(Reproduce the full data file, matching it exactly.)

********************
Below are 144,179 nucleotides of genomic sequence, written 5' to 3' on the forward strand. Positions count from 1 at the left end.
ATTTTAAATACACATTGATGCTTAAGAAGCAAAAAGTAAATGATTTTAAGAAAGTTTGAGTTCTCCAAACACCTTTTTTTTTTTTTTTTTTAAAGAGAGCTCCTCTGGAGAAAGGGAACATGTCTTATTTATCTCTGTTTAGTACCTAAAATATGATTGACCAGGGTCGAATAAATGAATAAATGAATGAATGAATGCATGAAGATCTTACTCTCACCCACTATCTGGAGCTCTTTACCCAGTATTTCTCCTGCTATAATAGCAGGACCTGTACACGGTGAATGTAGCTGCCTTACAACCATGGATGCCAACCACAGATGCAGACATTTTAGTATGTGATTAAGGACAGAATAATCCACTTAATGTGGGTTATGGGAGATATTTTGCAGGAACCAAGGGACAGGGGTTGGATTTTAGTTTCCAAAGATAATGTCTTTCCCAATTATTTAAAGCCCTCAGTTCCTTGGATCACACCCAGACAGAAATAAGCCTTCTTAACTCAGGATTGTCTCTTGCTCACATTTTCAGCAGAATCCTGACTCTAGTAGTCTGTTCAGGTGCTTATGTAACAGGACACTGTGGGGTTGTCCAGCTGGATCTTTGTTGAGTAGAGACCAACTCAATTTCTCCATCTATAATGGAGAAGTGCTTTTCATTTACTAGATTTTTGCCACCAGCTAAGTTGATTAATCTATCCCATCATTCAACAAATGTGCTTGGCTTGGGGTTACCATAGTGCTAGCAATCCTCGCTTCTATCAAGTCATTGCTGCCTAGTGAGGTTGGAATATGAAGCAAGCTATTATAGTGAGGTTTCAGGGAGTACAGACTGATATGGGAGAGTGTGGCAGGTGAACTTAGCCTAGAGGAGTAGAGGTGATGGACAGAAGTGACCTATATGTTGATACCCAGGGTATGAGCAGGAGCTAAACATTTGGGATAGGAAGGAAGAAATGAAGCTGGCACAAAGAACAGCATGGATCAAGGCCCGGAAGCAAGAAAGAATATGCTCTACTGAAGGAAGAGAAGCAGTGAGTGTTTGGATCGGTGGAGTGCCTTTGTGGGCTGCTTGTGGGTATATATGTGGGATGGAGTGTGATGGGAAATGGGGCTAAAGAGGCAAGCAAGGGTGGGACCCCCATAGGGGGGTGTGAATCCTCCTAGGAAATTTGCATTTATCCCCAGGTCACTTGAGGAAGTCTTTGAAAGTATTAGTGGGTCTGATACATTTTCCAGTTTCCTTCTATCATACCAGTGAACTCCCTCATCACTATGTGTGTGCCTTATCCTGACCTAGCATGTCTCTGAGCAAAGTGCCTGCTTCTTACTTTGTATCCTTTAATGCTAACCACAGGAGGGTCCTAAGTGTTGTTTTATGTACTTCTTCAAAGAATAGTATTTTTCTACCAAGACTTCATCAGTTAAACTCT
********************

Below are 144,179 nucleotides of genomic sequence, written 5' to 3' on the forward strand. Positions count from 1 at the left end.
ATTTTAAATACACATTGATGCTTAAGAAGCAAAAAGTAAATGATTTTAAGAAAGTTTGAGTTCTCCAAACACCTTTTTTTTTTTTTTTTTTAAAGAGAGCTCCTCTGGAGAAAGGGAACATGTCTTATTTATCTCTGTTTAGTACCTAAAATATGATTGACCAGGGTCGAATAAATGAATAAATGAATGAATGAATGCATGAAGATCTTACTCTCACCCACTATCTGGAGCTCTTTACCCAGTATTTCTCCTGCTATAATAGCAGGACCTGTACACGGTGAATGTAGCTGCCTTACAACCATGGATGCCAACCACAGATGCAGACATTTTAGTATGTGATTAAGGACAGAATAATCCACTTAATGTGGGTTATGGGAGATATTTTGCAGGAACCAAGGGACAGGGGTTGGATTTTAGTTTCCAAAGATAATGTCTTTCCCAATTATTTAAAGCCCTCAGTTCCTTGGATCACACCCAGACAGAAATAAGCCTTCTTAACTCAGGATTGTCTCTTGCTCACATTTTCAGCAGAATCCTGACTCTAGTAGTCTGTTCAGGTGCTTATGTAACAGGACACTGTGGGGTTGTCCAGCTGGATCTTTGTTGAGTAGAGACCAACTCAATTTCTCCATCTATAATGGAGAAGTGCTTTTCATTTACTAGATTTTTGCCACCAGCTAAGTTGATTAATCTATCCCATCATTCAACAAATGTGCTTGGCTTGGGGTTACCATAGTGCTAGCAATCCTCGCTTCTATCAAGTCATTGCTGCCTAGTGAGGTTGGAATATGAAGCAAGCTATTATAGTGAGGTTTCAGGGAGTACAGACTGATATGGGAGAGTGTGGCAGGTGAACTTAGCCTAGAGGAGTAGAGGTGATGGACAGAAGTGACCTATATGTTGATACCCAGGGTATGAGCAGGAGCTAAACATTTGGGATAGGAAGGAAGAAATGAAGCTGGCACAAAGAACAGCATGGATCAAGGCCCGGAAGCAAGAAAGAATATGCTCTACTGAAGGAAGAGAAGCAGTGAGTGTTTGGATCGGTGGAGTGCCTTTGTGGGCTGCTTGTGGGTATATATGTGGGATGGAGTGTGATGGGAAATGGGGCTAAAGAGGCAAGCAAGGGTGGGACCCCCATAGGGGGGTGTGAATCCTCCTAGGAAATTTGCATTTATCCCCAGGTCACTTGAGGAAGTCTTTGAAAGTATTAGTGGGTCTGATACATTTTCCAGTTTCCTTCTATCATACCAGTGAACTCCCTCATCACTATGTGTGTGCCTTATCCTGACCTAGCATGTCTCTGAGCAAAGTGCCTGCTTCTTACTTTGTATCCTTTAATGCTAACCACAGGAGGGTCCTAAGTGTTGTTTTATGTACTTCTTCAAAGAATAGTATTTTTCTACCAAGACTTCATCAGTTAAACTCT